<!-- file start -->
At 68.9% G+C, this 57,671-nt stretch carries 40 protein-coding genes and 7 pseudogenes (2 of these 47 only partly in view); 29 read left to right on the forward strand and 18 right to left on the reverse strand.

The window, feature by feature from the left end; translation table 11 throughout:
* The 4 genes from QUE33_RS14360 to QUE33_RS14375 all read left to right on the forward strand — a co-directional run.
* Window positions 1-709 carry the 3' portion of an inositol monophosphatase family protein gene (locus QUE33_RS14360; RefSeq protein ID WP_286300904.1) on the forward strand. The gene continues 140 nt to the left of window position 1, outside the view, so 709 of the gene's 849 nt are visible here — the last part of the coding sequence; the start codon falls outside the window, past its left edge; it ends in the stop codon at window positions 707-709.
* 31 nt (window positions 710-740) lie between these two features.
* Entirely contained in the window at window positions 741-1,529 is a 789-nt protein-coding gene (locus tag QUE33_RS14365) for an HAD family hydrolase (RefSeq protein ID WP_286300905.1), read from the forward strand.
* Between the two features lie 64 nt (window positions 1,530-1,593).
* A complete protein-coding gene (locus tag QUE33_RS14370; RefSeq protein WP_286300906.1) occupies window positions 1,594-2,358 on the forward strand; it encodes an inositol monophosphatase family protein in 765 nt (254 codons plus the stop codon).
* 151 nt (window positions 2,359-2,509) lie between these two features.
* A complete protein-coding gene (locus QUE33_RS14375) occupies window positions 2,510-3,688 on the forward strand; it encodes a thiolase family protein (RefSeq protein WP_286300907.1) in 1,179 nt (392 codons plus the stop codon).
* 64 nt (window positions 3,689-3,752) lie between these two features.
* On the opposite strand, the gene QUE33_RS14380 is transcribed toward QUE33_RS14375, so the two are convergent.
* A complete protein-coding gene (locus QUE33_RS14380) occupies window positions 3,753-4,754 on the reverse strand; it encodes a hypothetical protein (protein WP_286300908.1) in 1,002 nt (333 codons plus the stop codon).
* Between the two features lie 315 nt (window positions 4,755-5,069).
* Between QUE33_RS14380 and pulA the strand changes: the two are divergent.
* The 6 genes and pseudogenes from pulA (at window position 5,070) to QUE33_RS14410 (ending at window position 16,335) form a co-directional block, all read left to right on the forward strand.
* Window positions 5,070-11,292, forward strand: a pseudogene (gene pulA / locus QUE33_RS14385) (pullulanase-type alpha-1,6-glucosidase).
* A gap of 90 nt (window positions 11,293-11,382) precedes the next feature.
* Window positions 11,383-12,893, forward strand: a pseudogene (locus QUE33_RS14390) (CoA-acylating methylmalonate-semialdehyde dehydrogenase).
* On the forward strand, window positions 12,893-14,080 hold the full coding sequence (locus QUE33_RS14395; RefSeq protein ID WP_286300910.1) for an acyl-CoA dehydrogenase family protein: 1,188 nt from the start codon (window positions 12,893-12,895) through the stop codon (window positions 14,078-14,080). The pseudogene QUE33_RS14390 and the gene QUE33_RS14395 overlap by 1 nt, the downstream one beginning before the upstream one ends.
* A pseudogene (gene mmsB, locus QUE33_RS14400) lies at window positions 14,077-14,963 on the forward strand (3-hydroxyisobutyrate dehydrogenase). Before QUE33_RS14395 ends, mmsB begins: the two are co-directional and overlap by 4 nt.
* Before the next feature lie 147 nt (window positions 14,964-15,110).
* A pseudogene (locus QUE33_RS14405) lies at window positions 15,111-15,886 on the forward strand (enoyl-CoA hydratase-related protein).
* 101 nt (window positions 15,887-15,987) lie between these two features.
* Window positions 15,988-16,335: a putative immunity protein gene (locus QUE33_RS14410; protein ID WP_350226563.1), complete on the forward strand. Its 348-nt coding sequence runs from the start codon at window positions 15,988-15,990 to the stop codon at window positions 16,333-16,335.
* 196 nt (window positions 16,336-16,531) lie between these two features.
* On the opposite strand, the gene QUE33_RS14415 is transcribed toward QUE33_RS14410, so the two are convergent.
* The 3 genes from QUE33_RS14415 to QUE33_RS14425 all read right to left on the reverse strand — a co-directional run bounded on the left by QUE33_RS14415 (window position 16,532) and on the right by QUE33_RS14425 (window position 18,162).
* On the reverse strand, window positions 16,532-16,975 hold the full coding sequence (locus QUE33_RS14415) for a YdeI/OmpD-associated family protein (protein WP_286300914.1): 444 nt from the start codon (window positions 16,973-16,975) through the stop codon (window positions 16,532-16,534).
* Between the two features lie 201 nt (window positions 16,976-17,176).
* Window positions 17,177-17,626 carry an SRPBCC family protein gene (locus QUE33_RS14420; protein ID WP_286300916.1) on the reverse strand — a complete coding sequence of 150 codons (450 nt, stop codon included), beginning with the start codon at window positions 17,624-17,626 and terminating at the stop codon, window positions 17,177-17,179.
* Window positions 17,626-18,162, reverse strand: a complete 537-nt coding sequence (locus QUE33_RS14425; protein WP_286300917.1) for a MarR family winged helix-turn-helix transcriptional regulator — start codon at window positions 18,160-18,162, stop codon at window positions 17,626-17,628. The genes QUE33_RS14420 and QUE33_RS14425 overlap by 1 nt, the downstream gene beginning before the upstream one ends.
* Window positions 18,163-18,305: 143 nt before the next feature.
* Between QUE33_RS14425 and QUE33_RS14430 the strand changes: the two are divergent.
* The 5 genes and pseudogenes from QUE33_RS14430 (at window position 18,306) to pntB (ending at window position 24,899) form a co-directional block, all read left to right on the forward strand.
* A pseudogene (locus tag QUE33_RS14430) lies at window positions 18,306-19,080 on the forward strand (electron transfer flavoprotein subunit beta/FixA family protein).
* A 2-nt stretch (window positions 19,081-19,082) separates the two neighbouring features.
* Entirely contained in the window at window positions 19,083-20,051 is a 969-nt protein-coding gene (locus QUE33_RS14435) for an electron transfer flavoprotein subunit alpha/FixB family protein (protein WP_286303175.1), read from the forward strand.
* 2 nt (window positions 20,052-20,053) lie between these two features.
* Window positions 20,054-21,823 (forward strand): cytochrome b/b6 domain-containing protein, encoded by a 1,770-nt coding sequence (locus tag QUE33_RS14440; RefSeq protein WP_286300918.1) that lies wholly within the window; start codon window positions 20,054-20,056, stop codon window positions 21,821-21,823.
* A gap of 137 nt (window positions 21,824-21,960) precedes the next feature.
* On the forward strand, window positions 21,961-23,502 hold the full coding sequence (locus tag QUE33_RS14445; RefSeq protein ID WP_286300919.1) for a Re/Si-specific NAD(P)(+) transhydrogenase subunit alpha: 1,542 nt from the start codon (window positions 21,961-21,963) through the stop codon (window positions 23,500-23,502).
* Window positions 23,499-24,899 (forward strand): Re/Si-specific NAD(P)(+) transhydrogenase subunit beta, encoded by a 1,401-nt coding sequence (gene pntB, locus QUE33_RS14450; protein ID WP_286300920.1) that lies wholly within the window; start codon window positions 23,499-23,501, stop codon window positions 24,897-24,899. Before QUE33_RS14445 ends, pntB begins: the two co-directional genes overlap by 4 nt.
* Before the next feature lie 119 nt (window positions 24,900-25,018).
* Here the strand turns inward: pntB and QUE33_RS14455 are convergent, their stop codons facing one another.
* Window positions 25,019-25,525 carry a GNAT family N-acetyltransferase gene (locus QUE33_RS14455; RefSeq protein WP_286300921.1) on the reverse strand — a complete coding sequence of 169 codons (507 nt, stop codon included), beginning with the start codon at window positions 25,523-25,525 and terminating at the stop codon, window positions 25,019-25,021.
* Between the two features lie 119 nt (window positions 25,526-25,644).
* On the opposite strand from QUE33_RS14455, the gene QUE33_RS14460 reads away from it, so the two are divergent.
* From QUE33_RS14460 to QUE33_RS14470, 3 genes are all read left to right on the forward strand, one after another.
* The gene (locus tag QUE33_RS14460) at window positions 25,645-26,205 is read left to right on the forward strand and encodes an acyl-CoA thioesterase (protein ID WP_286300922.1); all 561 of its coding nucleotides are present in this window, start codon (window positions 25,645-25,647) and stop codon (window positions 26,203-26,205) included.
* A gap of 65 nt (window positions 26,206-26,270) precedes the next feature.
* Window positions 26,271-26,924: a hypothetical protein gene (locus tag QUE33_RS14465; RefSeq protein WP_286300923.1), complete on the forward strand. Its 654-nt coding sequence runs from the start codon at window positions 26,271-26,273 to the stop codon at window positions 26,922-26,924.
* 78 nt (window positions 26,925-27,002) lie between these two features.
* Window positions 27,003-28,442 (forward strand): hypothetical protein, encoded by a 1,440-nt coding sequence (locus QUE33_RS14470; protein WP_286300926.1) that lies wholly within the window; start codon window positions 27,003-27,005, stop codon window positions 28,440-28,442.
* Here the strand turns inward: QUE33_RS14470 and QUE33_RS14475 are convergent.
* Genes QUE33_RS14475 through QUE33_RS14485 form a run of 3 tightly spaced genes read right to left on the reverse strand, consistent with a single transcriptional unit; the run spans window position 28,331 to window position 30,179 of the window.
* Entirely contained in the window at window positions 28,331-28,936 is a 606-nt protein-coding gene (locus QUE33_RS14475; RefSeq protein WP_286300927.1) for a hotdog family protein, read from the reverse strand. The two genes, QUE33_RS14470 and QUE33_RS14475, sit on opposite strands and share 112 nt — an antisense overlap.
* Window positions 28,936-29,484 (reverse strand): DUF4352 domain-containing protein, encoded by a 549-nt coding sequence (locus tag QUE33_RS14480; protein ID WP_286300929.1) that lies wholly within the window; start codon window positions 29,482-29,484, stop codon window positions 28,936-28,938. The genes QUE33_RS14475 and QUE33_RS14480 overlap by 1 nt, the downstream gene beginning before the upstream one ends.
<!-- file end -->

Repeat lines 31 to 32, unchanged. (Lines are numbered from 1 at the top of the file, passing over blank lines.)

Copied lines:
* Window positions 17,177-17,626 carry an SRPBCC family protein gene (locus QUE33_RS14420; protein ID WP_286300916.1) on the reverse strand — a complete coding sequence of 150 codons (450 nt, stop codon included), beginning with the start codon at window positions 17,624-17,626 and terminating at the stop codon, window positions 17,177-17,179.
* Window positions 17,626-18,162, reverse strand: a complete 537-nt coding sequence (locus QUE33_RS14425; protein WP_286300917.1) for a MarR family winged helix-turn-helix transcriptional regulator — start codon at window positions 18,160-18,162, stop codon at window positions 17,626-17,628. The genes QUE33_RS14420 and QUE33_RS14425 overlap by 1 nt, the downstream gene beginning before the upstream one ends.